143: Inverse Psoriasis + Candida Connection

Though it’s a less common form of psoriasis, Inverse Psoriasis (IP) impacts about 30% of those living with Plaque Psoriasis.

One thing about having Inverse Psoriasis that really caught my attention was the connection to getting fungal infections at the site of IP rashes!

I always ask clients regardless of what their main concern is if they have had issues with fungus or yeast in other areas of the body.

And it’s not uncommon for me to find that fungal issues elsewhere tend to match up to having fungal overgrowth in the gut.

I wanted to share my alternative perspective on Inverse Psoriasis so that if you’re struggling with it (or you know someone who is), you can use it as a clue!

You don’t have to feel embarrassed or live in shame about it because knowing that IP is present could help you identify other issues driving your psoriasis under the surface.


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In this episode:

  • What is inverse psoriasis?
  • Candida + other bacteria that make IP worse
  • Conventional ways IP is addressed
  • Shocking candida stat that all Psoriasis warriors should know
  • Alterative thoughts on IP + where to dig deeper


One study found that 56.6% of Inverse Psoriasis rashes had Corynebacterium minutissimum present making symptoms worse.

A 2018 paper found that the “prevalence of Candida spp. colonization was significantly higher in patients with psoriasis compared with the control group.”


Inverse Psoriasis + Candida Connection (FULL TRANSCRIPT)

Welcome back to episode #143 of the Healthy Skin Show!

In today’s episode, I want to talk about the relationship between a specific type of psoriasis called Inverse psoriasis and candida overgrowth.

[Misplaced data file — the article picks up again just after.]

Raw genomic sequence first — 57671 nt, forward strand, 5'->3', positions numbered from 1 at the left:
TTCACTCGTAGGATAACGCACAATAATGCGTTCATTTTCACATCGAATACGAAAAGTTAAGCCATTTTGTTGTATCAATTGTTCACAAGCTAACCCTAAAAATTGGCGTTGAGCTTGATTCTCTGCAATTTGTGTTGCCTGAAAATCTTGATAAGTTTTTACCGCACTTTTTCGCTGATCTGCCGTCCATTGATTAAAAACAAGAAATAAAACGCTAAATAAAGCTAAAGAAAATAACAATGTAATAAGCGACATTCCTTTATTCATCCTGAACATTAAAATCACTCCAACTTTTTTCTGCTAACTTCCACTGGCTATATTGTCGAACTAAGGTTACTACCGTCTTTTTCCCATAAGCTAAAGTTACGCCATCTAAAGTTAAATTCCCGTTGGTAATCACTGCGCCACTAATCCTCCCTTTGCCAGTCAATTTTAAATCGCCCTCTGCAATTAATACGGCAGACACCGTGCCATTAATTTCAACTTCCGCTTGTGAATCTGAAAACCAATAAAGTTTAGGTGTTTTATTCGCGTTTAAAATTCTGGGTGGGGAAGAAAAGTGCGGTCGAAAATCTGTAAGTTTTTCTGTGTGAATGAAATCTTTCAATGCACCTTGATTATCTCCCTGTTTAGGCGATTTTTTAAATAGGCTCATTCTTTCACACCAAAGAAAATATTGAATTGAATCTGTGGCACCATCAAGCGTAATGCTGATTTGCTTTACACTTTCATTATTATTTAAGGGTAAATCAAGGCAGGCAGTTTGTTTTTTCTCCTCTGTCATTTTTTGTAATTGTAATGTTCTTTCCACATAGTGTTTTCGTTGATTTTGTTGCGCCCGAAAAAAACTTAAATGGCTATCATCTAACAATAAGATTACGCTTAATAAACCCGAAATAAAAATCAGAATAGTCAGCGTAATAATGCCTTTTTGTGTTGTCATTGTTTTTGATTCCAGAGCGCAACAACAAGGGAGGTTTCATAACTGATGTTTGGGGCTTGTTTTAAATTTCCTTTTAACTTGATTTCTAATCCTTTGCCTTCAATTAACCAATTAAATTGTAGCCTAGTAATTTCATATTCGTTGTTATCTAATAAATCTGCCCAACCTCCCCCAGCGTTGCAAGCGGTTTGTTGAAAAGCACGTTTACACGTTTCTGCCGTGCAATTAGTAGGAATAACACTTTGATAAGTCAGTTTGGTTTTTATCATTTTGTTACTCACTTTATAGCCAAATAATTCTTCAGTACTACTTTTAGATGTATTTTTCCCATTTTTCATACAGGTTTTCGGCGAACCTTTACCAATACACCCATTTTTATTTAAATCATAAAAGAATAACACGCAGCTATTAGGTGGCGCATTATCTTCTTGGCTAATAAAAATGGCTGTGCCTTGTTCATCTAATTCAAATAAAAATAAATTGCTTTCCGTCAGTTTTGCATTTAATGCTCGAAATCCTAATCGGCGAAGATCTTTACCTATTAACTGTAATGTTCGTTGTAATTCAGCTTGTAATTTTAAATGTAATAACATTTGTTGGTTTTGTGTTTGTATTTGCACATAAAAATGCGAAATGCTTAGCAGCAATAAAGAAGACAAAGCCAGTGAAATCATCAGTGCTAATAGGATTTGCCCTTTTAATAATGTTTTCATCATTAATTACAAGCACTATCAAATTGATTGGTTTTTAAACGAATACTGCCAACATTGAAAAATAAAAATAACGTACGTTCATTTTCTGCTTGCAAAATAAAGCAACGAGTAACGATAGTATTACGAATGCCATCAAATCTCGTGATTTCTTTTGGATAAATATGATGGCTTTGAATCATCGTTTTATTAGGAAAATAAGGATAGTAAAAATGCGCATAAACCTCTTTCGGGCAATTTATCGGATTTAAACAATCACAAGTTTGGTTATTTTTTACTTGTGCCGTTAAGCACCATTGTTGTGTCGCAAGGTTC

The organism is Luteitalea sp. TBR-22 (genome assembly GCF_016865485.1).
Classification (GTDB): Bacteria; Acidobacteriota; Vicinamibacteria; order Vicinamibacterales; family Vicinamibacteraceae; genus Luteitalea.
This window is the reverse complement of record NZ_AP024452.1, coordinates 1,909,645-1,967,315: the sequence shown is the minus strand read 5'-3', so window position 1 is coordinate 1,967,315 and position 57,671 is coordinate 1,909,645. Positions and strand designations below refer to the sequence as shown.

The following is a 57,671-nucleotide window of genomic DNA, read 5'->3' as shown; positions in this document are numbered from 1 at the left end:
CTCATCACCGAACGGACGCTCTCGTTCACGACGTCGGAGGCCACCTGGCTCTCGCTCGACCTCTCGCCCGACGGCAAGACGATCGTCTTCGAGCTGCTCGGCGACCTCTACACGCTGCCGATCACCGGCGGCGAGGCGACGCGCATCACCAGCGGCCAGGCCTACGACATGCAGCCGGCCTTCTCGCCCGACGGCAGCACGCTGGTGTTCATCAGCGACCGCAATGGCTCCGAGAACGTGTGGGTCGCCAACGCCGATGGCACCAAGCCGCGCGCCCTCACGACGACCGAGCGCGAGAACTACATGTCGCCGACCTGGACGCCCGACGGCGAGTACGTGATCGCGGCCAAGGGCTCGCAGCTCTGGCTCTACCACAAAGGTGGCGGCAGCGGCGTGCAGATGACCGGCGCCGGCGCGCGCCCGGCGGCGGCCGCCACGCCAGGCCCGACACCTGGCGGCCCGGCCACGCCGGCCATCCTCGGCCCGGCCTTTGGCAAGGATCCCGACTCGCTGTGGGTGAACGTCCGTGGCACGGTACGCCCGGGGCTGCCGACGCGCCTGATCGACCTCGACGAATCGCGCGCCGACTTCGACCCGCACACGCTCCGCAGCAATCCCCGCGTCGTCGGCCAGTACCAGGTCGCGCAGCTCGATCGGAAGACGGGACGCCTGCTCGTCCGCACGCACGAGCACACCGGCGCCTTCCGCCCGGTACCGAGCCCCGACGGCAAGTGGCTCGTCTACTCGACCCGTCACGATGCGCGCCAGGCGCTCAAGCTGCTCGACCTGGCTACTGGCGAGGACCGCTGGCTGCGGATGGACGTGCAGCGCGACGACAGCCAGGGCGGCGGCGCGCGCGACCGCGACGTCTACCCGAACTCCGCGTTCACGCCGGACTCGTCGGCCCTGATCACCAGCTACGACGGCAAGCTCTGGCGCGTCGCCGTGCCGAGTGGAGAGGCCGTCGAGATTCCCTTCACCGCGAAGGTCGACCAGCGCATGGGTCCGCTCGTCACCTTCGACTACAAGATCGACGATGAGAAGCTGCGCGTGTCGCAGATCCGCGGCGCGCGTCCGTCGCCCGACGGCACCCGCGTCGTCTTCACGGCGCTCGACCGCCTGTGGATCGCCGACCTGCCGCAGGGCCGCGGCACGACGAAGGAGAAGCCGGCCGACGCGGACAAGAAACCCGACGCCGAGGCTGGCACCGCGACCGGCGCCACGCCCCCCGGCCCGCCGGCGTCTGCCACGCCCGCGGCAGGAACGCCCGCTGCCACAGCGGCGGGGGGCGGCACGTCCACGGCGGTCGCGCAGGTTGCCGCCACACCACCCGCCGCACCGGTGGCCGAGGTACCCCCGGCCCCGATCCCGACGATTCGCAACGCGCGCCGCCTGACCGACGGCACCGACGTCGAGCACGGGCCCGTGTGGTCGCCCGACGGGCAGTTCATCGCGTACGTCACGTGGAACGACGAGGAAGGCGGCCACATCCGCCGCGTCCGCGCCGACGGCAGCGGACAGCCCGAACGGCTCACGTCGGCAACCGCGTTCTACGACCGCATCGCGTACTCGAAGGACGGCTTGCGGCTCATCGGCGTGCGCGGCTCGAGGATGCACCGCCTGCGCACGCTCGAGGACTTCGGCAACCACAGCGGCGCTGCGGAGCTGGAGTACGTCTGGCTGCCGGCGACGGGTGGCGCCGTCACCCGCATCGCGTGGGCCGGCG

Fungal issues are often mentioned in passing such as “since these areas are more yeast-prone, sometimes fungal overgrowth can occur”.

And it doesn’t stop there…

The connections between Inverse Psoriasis and microbiome dysbiosis go deeper than just being a fungal issue as there are bacteria that can play a role too!

So if you’re anything like me, the repeated mentions about these rashes being in fungal-prone areas should get you thinking.

A whole-body root cause approach makes you wonder if there could be a potential connection between the microorganisms living there and deeper dysbiosis issues.

My mind always looks for potential hidden root causes — because you and I both know that your skin issues are way more than JUST skin issues.

Digging comprehensively into client cases has shown me the value in considering these details as clues that can illuminate where to dig!

All with the intention to help you get actionable answers with the hope of finally rebuilding healthier skin.

Also, if you’re at the beginning of your journey with psoriasis, check out THIS episode!

Woman thinking about Inverse Psoriasis

What Is Inverse Psoriasis?

Inverse psoriasis (also called Intertriginous psoriasis) is a form of psoriasis that can show up in the folds of the body — under breasts, between deep folds of skin, in the armpits and in the groin area. It can appear along with other types of psoriasis.(1)